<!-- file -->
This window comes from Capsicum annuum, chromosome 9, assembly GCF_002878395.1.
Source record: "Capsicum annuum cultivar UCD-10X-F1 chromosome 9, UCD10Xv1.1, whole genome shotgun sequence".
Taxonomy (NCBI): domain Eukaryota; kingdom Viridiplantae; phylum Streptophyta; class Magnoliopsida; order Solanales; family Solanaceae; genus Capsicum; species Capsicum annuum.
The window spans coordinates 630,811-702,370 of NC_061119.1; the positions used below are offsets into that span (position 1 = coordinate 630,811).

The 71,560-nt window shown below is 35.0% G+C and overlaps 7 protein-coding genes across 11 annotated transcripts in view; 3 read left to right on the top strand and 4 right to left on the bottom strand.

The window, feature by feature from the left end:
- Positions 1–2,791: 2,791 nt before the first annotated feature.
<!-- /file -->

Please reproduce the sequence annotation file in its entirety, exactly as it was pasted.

This window comes from Capsicum annuum, chromosome 9, assembly GCF_002878395.1.
Source record: "Capsicum annuum cultivar UCD-10X-F1 chromosome 9, UCD10Xv1.1, whole genome shotgun sequence".
Taxonomy (NCBI): domain Eukaryota; kingdom Viridiplantae; phylum Streptophyta; class Magnoliopsida; order Solanales; family Solanaceae; genus Capsicum; species Capsicum annuum.
The window spans coordinates 630,811-702,370 of NC_061119.1; the positions used below are offsets into that span (position 1 = coordinate 630,811).

The 71,560-nt window shown below is 35.0% G+C and overlaps 7 protein-coding genes across 11 annotated transcripts in view; 3 read left to right on the top strand and 4 right to left on the bottom strand.

The window, feature by feature from the left end:
- Positions 1–2,791: 2,791 nt before the first annotated feature.